“Bernie has a ground game because he naturally has a ground game; his whole campaign is a grass-roots campaign,” said Gilberto Hinojosa, the Democratic Party chairman in Texas, the second-biggest delegate prize on the Super Tuesday map. “Bloomberg has funded a ground game. Elizabeth Warren has a ground game because she started organizing in Texas a long time ago.”
As for Mr. Biden, he said, “I haven’t seen anything other than the events he’s had in Texas.”
Certainly, Mr. Biden has a long list of congressional endorsers. He enjoys widespread name recognition and a reservoir of good will within the party. His rivals have many vulnerabilities that are increasingly being litigated in the national spotlight, and a decisive victory in South Carolina, his allies hope, could catapult him into a strong showing on Tuesday.
On Wednesday, he picked up the endorsement of Representative James E. Clyburn of South Carolina, the most influential Democrat in the state, giving him another boost in the final days.
Yet a number of Democratic state chairs and other party leaders said in the last week that outreach from Mr. Biden continued to be light. Some said they had not heard from Mr. Biden personally — a contrast with Mr. Bloomberg — and Mary Mancini, the chairwoman of the Tennessee Democratic Party, said on Monday she had not heard from Mr. Biden’s senior staff, either. She said that Mr. Biden had a “natural constituency” in the state, but added, “Biden might be taking those voters for granted.”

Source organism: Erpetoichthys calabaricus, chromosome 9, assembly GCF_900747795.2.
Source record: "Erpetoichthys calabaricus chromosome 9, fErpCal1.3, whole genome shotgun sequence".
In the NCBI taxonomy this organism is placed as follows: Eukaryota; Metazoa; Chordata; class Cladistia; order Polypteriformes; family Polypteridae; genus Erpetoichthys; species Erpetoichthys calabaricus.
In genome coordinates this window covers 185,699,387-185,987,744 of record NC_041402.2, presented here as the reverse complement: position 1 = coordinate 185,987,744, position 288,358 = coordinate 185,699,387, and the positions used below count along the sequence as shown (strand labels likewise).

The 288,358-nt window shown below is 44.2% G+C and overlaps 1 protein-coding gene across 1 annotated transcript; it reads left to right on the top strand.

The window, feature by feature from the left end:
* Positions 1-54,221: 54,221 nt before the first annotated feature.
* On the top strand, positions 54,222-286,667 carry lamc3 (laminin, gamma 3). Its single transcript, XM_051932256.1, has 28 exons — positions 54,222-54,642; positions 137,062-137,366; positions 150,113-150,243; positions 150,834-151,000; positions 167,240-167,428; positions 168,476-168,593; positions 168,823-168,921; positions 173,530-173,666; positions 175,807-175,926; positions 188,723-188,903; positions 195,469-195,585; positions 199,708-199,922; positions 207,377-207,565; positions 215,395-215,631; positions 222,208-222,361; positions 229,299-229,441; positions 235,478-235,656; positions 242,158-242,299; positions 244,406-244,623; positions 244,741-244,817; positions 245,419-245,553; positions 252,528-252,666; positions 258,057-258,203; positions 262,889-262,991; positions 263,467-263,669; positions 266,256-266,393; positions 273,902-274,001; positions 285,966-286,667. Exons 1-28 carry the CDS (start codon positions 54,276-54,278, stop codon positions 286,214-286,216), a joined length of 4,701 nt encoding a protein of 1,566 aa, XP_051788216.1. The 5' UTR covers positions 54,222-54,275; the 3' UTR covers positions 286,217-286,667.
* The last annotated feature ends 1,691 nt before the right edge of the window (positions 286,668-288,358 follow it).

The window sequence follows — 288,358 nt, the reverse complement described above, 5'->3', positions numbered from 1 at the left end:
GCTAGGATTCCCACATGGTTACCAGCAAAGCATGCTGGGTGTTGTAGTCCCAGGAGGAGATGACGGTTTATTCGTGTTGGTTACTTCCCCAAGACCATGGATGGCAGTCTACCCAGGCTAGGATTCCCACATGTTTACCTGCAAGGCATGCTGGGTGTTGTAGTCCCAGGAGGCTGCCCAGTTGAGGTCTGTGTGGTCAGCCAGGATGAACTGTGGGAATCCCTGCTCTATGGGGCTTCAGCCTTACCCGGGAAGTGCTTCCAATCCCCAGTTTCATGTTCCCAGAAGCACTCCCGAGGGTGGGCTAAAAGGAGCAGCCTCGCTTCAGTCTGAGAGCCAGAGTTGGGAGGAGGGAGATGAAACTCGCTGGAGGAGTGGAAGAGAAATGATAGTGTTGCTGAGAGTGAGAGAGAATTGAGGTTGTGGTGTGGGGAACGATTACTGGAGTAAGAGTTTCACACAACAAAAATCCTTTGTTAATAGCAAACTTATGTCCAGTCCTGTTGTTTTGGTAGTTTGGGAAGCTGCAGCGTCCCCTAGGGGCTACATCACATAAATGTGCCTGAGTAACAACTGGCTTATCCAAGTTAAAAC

Anthony Daniels, the state House minority leader in Alabama, said, “Whoever was guarding the hen house in Alabama obviously didn’t do their job in making sure a certain level of engagement was where it needed to be.”
One of Mr. Biden’s biggest problems is that he is sorely outmatched when it comes to money: He entered February with just over $7 million on hand, less than half of what Mr. Sanders had, and he cannot keep pace with Mr. Bloomberg and another billionaire in the race, Tom Steyer.
That financial disadvantage has ramifications both for television advertising and for staffing: Multiple North Carolina Democrats, for example, said they knew of only one Biden campaign staff member in the state. Mr. Bloomberg’s campaign, by comparison, said it had more than 125 staff members there. The Biden team said it had a staff “in the double digits” in North Carolina.
In California, Mr. Bloomberg has 24 offices and more than 300 staff members, while Mr. Sanders has 23 offices and just over 100 staff members, according to their campaigns. The Biden office in East Los Angeles is the only one in the state, and his campaign declined to say how many staff members it had on the ground.